While gay-affirming Americans rallied for the freedom to marry in 300 cities last week, ex-gay activist Michael Glatze vented some misplaced resentment and boasted that he was glad to be free of his past desire for sexual honesty and for individual freedom.

Glatze professes joy in his ex-gay freedom-from-freedom. Desensitized by the religious right to the traditional American patriotic appreciation of freedom, Glatze projects his desensitization onto others. And in the person of Sarah Palin — deficit-spending opponent of science, history, basic geography, and critical thinking — Glatze finds “a message of God and love.”

In an article for the far-right WorldNetDaily, Glatze writes:

As I watch 100,000 people pile together shouting, ‘Gay, Straight, Black, White: Marriage is a Civil Right,’ begging to be allowed by law to participate in a life of homosexual behavior, I am impressed by how desensitized we have come as a society.

When I get despondent and feel that the voice of life in our American culture is threatened by what seems to be an avalanche of desensitization and death, I remember Gov. Sarah Palin appearing out of nowhere with uncanny political and leadership skills and a message of God and love. And, I remember how violently I protested — like the 100,000 — for ‘my RIGHTS!’ to freely participate in homosexual activity without any reminder of a conscience only a few years ago.

“I had the intent, without doubt, to silence every last individual whose message might suggest my homosexual activity was anything less than entirely equal to heterosexuality. Anyone who so much as intimated that there could be a health-related, psychology-related or self-worth-related impact to homosexuality that did not exist with heterosexuality was, merely, a bigot who needed my ever-present vigilance to turn his or her backward mind to the “liberated” present.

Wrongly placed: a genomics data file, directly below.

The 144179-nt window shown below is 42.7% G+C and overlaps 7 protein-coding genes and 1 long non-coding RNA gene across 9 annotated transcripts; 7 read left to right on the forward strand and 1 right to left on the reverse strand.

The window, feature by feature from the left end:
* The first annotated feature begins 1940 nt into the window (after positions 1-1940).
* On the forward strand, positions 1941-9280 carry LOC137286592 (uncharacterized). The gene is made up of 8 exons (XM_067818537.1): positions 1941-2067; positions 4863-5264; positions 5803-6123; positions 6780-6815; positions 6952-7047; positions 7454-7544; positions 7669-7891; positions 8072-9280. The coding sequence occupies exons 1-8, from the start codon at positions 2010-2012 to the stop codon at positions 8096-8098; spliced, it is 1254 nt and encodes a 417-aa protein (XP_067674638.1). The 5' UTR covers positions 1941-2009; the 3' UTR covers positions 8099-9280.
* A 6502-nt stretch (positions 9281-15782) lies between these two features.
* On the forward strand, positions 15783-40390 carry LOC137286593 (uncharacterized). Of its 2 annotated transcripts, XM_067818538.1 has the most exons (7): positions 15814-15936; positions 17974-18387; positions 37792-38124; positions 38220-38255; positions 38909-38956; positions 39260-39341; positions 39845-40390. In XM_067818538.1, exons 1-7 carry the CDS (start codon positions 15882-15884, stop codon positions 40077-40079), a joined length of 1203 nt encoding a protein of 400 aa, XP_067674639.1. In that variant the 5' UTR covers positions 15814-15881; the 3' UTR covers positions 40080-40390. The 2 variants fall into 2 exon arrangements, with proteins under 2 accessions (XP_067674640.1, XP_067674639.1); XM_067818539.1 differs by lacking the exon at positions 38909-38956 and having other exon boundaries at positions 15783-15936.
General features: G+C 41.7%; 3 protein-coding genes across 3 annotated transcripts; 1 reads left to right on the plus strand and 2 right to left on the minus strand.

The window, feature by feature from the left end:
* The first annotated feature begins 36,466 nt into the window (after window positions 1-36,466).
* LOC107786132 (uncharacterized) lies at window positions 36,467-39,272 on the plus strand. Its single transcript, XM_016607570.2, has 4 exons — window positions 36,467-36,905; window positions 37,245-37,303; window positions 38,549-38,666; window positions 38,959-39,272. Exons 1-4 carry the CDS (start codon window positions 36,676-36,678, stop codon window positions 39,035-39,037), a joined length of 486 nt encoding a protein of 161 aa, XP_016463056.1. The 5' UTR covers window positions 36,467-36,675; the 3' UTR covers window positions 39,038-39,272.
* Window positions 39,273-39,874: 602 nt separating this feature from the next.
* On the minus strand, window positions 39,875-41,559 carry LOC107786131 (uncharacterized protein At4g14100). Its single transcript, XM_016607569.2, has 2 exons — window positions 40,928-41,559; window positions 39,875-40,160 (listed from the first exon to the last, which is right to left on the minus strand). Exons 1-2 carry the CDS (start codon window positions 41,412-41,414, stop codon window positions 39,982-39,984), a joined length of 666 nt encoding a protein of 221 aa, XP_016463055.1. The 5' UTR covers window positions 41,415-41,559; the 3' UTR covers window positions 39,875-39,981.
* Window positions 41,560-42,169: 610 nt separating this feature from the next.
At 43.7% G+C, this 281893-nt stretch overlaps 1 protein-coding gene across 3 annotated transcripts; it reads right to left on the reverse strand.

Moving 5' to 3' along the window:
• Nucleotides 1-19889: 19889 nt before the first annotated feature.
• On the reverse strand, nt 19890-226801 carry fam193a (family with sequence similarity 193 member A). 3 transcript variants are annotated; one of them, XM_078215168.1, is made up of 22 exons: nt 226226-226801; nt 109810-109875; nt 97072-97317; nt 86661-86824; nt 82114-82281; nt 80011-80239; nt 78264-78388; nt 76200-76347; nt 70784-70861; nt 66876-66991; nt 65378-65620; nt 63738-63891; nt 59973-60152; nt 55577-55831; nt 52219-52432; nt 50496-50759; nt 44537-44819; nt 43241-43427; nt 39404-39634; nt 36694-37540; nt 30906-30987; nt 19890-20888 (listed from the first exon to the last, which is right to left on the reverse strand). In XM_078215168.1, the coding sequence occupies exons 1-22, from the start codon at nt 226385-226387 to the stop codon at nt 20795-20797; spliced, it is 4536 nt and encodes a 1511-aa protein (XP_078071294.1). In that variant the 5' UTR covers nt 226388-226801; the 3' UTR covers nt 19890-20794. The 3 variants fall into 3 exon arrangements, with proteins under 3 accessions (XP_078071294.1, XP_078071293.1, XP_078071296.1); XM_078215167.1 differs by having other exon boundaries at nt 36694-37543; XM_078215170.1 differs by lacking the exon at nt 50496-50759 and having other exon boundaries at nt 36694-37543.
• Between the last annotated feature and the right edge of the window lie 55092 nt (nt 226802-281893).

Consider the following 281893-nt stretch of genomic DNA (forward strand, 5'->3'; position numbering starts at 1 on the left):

Glatze redefines “God and love” in terms of one’s choice of mental vacancy and blindness to one’s own amorality. He lashes out at those who defend freedom, as if freedom were an undeserved privilege in a society that ought to be ruled by the iron hand of fundamentalists.

And sadly, he bears false witness against those who oppose real bigotry. Unable to defend his own baseless prejudices against sexual honesty and American freedom, Glatze redefines bigotry and then applies his strawman arguments about bigotry to those who oppose prejudice.

Glatze adds:

That is why these disgusting rallies make me inspired, more than ever, to speak the truth and offer my love and help to the many human beings trapped by flawed viewpoints and incomplete logics. Not because I want to win an argument — God knows, in today’s climate of groupthink, that’s hardly ever possible — but, because I do love every human being equally, and believe we all have the same potential. Some of us have more difficulty, for a myriad of reasons, rising to our fullest potential than others; but, we all have potential.

I believe every human being has the potential to rise out of their confusion, break out of the shackles of groupthink, stand up proud and free, and see things clearly. I believe this is the case, because it happened to me.

Glatze is a practitioner and advocate of the groupthink that he perceives in others. He does not quote a single gay-equality advocate among all his strawman arguments, and he says nothing that has not already been parroted a million times before by other anti-gay, anti-family, anti-faith, anti-freedom fanatics who never take the time to listen to their opponents.

Lost in his own political echo chamber, Glatze conveys a message of shallowness, insecurity, and disgust for others’ freedom.

Hat tip: Joe.My.God